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Mushroom Larb (Thai Mushroom Lettuce Wraps)

A vegetarian twist on the classic Thai Chicken Larb. You'll love the sweet, spicy, savory filling!

[Disclosure: As co-owner of The Recipe Redux, I was compensated to manage this contest. I am not eligible to win prizes associated with the contest. Opinions expressed are my own.]

There are just some dishes in life you never forget, you know? 

Like, I can recall eating Bourbon-Pecan French Toast the morning after my engagement in 1997 like it was yesterday. Seriously, it was that good. And I also remember an amazing Apple Cake that was served after my grandfather's funeral almost a year to the day the following year. I'll never forget my grandmother's cornbread or my mom's potato salad. I guess in many ways, certain dishes live in our memories because of the people, places and times associated with them. 

But Larb? I'm not really sure why it owns me, but I know it does. To be specific, Surin West's Larb is my favorite. If you aren't familiar with Surin West (and if you aren't now or never have been a Birmingham, Alabama resident I'm guessing you aren't), it's the stuff legends are made of. I remember the first time visiting Surin as a young food editor at Cooking Light Magazine, and being told by friends "You must try the Larb!" And then every visit afterward, whoever I dined with would always ask "Have you ever tried their Larb?" If hashtags were a thing back then, it would've gone like this #ILoveTheirLarb #MustTryTheLarb #SurinsLarbRocks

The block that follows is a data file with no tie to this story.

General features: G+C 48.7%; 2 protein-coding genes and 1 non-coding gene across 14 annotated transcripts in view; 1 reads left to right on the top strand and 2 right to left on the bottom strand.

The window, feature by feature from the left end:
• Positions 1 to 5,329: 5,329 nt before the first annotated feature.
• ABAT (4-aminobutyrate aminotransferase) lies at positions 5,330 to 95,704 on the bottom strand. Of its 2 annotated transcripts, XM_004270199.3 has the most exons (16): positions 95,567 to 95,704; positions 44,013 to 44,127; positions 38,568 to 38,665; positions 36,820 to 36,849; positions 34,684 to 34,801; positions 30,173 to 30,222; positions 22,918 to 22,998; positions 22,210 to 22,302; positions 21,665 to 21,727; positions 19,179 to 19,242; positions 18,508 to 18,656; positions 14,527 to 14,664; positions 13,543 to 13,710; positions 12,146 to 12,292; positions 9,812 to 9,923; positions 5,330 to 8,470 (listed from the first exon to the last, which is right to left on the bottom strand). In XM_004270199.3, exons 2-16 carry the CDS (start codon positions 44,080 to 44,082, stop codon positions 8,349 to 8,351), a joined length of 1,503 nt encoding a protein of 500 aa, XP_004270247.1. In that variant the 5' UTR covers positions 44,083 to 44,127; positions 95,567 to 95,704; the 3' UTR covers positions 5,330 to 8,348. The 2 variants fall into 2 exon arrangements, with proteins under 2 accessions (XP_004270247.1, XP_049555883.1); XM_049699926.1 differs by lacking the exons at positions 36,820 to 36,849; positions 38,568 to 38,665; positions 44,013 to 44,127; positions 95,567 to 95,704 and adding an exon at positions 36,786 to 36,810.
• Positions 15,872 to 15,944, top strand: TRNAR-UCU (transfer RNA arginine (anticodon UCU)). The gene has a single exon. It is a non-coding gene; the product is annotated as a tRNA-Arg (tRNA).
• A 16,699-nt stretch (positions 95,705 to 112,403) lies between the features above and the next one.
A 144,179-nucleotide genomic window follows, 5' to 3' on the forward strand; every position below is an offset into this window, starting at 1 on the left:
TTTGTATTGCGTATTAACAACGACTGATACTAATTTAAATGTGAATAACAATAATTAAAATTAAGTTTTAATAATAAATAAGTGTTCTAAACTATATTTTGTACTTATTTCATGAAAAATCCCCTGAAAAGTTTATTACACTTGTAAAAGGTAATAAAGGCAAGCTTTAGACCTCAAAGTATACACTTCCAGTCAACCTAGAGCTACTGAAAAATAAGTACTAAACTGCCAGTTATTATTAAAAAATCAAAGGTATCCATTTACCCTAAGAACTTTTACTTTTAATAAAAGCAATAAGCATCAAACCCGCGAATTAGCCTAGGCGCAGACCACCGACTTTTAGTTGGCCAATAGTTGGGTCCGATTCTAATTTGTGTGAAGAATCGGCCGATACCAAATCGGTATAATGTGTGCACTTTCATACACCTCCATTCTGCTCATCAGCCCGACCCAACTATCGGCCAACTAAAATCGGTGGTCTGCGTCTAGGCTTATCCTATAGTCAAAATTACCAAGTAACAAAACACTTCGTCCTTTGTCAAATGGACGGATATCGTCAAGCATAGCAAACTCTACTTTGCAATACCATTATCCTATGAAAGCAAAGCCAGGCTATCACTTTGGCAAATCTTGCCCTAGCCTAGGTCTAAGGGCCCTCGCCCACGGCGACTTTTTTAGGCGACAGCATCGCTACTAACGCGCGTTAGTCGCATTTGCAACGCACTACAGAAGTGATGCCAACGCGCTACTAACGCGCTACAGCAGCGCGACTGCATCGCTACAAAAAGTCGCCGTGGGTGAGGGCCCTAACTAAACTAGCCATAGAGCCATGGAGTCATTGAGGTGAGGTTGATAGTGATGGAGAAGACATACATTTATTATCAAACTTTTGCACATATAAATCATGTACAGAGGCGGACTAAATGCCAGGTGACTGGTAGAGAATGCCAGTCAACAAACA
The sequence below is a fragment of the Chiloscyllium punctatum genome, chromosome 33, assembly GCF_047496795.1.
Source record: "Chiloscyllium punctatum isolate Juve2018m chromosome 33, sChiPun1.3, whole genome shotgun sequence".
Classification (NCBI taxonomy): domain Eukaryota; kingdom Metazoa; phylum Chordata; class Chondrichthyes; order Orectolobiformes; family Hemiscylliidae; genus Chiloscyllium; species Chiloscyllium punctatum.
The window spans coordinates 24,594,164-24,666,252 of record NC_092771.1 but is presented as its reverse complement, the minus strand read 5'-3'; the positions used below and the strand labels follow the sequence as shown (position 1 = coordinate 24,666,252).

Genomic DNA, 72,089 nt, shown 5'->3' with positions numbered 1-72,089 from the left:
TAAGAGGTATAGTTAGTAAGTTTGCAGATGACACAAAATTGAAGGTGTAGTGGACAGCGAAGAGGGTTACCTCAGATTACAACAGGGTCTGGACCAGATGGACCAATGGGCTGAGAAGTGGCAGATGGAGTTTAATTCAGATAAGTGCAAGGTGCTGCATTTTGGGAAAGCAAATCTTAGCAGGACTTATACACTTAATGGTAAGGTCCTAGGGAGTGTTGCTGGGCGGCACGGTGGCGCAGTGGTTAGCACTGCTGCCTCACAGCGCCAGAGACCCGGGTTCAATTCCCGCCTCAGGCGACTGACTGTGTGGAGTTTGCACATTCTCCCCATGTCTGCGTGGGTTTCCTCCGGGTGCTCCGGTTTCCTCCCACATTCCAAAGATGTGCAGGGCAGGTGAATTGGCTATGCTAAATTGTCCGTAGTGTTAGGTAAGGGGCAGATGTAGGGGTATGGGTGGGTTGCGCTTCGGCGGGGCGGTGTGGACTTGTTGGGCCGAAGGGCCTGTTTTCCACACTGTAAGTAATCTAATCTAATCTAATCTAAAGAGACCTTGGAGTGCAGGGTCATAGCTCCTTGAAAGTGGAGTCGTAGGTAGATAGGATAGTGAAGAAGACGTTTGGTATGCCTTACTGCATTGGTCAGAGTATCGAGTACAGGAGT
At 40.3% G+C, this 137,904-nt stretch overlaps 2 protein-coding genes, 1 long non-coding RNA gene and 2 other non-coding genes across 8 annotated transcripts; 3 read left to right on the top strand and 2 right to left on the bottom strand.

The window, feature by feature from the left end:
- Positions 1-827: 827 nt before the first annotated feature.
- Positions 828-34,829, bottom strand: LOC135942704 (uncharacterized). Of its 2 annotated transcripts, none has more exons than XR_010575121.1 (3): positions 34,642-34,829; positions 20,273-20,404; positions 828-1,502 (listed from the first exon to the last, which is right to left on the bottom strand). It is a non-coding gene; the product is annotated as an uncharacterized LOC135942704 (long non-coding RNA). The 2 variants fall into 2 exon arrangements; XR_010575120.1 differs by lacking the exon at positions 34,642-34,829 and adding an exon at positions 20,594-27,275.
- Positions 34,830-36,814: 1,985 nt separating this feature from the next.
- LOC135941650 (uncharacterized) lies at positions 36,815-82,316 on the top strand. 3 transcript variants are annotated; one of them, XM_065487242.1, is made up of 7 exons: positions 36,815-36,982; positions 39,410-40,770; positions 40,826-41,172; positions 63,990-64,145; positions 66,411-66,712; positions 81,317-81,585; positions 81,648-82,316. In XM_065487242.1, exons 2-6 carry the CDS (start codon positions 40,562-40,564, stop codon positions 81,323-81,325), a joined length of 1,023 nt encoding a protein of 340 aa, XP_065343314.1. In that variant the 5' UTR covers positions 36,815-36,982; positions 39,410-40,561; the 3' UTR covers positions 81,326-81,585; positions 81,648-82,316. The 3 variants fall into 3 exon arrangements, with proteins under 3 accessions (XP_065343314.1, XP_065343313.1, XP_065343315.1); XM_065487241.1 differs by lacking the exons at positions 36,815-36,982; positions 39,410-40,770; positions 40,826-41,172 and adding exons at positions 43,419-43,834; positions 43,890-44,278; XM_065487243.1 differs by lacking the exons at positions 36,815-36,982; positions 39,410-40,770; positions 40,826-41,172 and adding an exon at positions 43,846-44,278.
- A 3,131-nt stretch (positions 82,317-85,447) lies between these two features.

But of course Larb isn't unique to Surin... you've probably ordered it as laap, larp, lahb or laab at your favorite Thai place. It's essentially ground meat (Surin's was always chicken) seasoned and spiced with lots of fresh mint and red pepper. Served with cabbage for scooping and wrapping, it's as satisfying an eating experience as you'd ever want. Seriously. #LoveMeSomeLarb 

But what many Surin Larb lovers didn't know was that Surin also offered a tofu version (which I also loved. If you don't know of my love of tofu, read about it here). But I will concede that tofu isn't always the easiest leap to make in getting people to try a vegetarian version of their favorite dish. 

...and that's where mushrooms come in. 

This month's Recipe ReDux Recipe Contest features mushrooms in "The Trend is to Blend" promotion. The idea is to either used diced, chopped or minced mushrooms in place of some or all of the meat in your favorite recipes. It may sound like a simple idea, but I promise you what happens when you chop mushrooms and saute them to get the caramelization on every little outside edge is absolutely magical. I first experienced this technique late last winter when I attended a sponsored workshop that featured mushrooms blended with ground meat for tacos. You might think that the result would be similar to the sauteed mushrooms on steaks, etc., but it's so much more savory and filled with umami type flavors than that. I now regularly use mushrooms as part of my nacho toppings. It's a great way to add more veggies to foods you already know and love.

But wait, Regan... are mushrooms really all that great of a veggie anyway? I mean, I get that they're low-calorie. But they're "white"... so doesn't that mean they're pretty void of nutrition?